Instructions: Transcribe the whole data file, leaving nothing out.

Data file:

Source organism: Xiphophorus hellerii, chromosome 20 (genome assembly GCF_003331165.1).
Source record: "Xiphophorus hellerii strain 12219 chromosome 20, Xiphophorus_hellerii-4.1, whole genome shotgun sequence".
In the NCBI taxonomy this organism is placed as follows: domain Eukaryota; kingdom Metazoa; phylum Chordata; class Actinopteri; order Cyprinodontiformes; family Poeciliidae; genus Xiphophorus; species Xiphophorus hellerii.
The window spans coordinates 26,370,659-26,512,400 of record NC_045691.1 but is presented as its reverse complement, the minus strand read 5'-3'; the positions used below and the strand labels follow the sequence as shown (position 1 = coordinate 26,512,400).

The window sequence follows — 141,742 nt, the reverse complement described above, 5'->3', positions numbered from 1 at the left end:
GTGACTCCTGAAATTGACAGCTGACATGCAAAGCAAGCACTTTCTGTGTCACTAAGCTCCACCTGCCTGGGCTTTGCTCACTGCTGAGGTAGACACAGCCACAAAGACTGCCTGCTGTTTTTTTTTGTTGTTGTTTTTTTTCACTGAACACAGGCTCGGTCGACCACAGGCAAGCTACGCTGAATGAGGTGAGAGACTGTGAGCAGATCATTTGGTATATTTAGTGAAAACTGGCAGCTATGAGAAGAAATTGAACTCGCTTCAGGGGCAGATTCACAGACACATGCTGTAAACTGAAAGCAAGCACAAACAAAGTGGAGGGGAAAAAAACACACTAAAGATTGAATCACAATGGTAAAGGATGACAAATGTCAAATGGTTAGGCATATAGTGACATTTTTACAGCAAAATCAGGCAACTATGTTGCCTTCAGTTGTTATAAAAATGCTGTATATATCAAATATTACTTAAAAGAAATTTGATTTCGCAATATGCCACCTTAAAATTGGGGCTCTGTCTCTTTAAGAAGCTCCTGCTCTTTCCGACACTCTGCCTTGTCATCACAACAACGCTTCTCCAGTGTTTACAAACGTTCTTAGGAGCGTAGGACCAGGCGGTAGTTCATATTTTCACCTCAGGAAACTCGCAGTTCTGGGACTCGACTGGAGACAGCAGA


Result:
Source organism: Xiphophorus hellerii, chromosome 20 (genome assembly GCF_003331165.1).
Source record: "Xiphophorus hellerii strain 12219 chromosome 20, Xiphophorus_hellerii-4.1, whole genome shotgun sequence".
In the NCBI taxonomy this organism is placed as follows: domain Eukaryota; kingdom Metazoa; phylum Chordata; class Actinopteri; order Cyprinodontiformes; family Poeciliidae; genus Xiphophorus; species Xiphophorus hellerii.
The window spans coordinates 26,370,659-26,512,400 of record NC_045691.1 but is presented as its reverse complement, the minus strand read 5'-3'; the positions used below and the strand labels follow the sequence as shown (position 1 = coordinate 26,512,400).

The window sequence follows — 141,742 nt, the reverse complement described above, 5'->3', positions numbered from 1 at the left end:
GTGACTCCTGAAATTGACAGCTGACATGCAAAGCAAGCACTTTCTGTGTCACTAAGCTCCACCTGCCTGGGCTTTGCTCACTGCTGAGGTAGACACAGCCACAAAGACTGCCTGCTGTTTTTTTTTGTTGTTGTTTTTTTTCACTGAACACAGGCTCGGTCGACCACAGGCAAGCTACGCTGAATGAGGTGAGAGACTGTGAGCAGATCATTTGGTATATTTAGTGAAAACTGGCAGCTATGAGAAGAAATTGAACTCGCTTCAGGGGCAGATTCACAGACACATGCTGTAAACTGAAAGCAAGCACAAACAAAGTGGAGGGGAAAAAAACACACTAAAGATTGAATCACAATGGTAAAGGATGACAAATGTCAAATGGTTAGGCATATAGTGACATTTTTACAGCAAAATCAGGCAACTATGTTGCCTTCAGTTGTTATAAAAATGCTGTATATATCAAATATTACTTAAAAGAAATTTGATTTCGCAATATGCCACCTTAAAATTGGGGCTCTGTCTCTTTAAGAAGCTCCTGCTCTTTCCGACACTCTGCCTTGTCATCACAACAACGCTTCTCCAGTGTTTACAAACGTTCTTAGGAGCGTAGGACCAGGCGGTAGTTCATATTTTCACCTCAGGAAACTCGCAGTTCTGGGACTCGACTGGAGACAGCAGA